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Joined: 03 Jan 2007 Posts: 197

Posted: Wed Apr 29, 2009 9:55 pm Post subject: Broadband Antenna Arrays 


The broadband case is more tricky.
Recall that the antenna array is a spatial filter  it operates on the relative phase variation received at each element. The phase variation that each element receives (from a particular signal direction) is a function of the frequency and antenna spacing/geometry of the array.
As we change frequency, the steering vector for a particular direction (with represents the relative phase delays) is altered as well. Hence, our math becomes a little tricky immediately.
A couple notes:
(1) You can still use the narrowband assumption, and then test how well it works by analyzing your results across the frequency range. Simply to the narrowband analysis at the center frequency, and see what happens away from this frequency. A couple hundred MHz bandwidth isn't a big deal if the center frequency is a few GHz.
(2) If your array is looking for a desired signal that is at theta=90 degrees for a linear array (or at theta=0 degrees for a planar array in the xy plane), then the steering vector is constant for all frequencies (this is because the signal will come in broadside to the array, and hence will hit each element at the same point and be in phase). Hence, if you have this condition, a minimum sidelobe level method would work nicely.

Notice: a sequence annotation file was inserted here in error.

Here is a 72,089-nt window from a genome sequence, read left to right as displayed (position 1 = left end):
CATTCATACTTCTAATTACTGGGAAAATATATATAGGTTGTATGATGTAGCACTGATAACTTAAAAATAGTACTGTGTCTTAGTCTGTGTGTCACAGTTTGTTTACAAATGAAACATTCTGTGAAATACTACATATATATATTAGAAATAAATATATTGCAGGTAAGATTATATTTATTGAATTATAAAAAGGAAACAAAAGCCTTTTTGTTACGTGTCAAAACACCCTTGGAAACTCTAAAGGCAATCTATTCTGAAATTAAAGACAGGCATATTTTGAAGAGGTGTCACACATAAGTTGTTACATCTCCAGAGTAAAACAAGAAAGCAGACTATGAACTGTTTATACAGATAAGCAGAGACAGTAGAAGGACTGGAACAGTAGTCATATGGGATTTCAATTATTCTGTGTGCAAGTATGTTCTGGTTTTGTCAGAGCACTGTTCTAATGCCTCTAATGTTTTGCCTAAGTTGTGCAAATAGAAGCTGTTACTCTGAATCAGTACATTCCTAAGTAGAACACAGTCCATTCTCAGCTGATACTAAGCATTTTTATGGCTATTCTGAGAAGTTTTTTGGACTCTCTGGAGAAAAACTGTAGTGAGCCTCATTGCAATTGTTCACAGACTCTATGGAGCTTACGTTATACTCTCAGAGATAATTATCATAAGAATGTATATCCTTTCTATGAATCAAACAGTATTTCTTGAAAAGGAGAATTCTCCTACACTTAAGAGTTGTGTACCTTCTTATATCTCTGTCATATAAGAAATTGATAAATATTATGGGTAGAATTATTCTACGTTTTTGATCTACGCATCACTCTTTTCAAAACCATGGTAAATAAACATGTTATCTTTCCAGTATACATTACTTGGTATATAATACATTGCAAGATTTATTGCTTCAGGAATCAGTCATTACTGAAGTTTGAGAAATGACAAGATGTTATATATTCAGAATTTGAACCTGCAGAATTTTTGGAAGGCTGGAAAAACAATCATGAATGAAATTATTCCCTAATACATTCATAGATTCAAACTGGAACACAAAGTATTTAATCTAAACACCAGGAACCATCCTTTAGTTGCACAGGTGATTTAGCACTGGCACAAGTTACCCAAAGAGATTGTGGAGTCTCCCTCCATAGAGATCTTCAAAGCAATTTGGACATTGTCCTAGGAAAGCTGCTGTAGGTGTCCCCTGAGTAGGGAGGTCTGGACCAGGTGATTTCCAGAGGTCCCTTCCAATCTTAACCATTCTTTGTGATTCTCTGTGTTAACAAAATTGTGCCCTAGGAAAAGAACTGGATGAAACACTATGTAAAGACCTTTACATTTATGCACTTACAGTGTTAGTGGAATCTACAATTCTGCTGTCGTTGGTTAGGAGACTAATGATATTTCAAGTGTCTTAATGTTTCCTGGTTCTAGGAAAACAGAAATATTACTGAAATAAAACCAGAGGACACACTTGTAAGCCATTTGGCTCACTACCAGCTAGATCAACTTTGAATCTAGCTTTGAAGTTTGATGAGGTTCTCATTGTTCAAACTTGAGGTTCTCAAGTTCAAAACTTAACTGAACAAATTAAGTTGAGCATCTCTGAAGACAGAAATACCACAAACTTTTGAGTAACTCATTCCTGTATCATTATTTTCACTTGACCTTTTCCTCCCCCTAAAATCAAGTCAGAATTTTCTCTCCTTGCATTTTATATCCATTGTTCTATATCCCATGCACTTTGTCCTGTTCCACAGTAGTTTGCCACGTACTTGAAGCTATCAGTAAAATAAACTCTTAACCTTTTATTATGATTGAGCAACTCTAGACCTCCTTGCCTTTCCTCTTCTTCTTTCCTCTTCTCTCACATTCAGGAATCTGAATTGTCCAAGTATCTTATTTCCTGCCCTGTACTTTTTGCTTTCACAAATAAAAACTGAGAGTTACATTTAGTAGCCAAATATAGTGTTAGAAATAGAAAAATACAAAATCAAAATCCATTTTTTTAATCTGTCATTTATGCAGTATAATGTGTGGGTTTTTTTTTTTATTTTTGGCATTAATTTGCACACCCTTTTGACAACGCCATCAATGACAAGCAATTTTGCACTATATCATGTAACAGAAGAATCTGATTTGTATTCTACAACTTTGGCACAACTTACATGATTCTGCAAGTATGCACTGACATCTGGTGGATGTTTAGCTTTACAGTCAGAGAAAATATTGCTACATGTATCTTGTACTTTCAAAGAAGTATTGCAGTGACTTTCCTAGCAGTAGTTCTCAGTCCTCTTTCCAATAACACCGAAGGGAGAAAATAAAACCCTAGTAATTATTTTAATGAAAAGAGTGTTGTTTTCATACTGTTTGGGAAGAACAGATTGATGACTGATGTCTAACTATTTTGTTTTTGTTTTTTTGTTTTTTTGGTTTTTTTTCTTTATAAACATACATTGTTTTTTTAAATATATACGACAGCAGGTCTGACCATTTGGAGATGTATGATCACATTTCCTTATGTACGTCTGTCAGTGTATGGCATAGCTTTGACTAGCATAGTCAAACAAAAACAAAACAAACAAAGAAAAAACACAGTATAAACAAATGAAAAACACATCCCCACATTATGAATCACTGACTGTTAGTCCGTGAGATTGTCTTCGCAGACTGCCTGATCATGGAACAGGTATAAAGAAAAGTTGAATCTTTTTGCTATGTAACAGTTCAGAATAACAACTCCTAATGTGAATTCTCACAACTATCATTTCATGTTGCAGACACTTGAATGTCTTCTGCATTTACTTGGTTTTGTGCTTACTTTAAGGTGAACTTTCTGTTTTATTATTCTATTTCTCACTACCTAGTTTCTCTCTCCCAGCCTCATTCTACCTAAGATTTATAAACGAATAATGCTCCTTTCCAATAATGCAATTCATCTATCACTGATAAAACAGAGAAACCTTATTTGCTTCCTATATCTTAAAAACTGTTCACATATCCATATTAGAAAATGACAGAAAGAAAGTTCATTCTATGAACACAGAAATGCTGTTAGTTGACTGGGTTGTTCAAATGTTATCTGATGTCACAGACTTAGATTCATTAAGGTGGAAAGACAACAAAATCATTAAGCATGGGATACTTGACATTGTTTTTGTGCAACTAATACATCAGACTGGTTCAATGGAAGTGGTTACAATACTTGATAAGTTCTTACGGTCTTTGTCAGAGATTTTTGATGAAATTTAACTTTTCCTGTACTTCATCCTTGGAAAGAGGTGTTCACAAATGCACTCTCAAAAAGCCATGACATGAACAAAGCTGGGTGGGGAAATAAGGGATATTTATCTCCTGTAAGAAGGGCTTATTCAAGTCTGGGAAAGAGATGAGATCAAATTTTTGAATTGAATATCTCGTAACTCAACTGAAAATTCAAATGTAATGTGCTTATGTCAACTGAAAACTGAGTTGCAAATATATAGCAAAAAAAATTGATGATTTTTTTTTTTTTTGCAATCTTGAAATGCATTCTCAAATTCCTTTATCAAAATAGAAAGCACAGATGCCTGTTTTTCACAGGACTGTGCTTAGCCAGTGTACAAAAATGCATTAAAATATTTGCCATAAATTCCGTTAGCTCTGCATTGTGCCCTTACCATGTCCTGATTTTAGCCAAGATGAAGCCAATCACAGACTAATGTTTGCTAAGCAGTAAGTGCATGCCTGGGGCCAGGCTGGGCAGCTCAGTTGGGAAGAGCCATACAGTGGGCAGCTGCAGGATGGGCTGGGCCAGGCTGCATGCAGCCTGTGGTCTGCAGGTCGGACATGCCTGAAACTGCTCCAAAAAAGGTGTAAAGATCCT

If you want to do some mathematical analysis, here is a suggestion:
Assume you have weights that are constant  i.e. not frequency dependent. Then assume you have some frequency range you are interested in, and sample that range at two points, say f1 and f2.
Then let your new MSE be:
MSE = MSE(f=f1) + MSE(f=f2)
i.e., the new MSE is the sum of the MSEs at the two individual frequencies. You should be able to factor everything out and perform the exact same analysis as on:
http://www.antennatheory.com/arrays/weights/mmse2.php
From here, you can derive your new optimal weights, will probably be a function of the sum of the autocorrelation matrices and such. You can then see how well this works, and extend the number of frequency sample points as you like.
I don't know if this has been done before, but you could probably screw around with these ideas for a few days, come up with something intelligent, print out some results and present it at the IEEE Antennas Conference sometime.

Hope this helps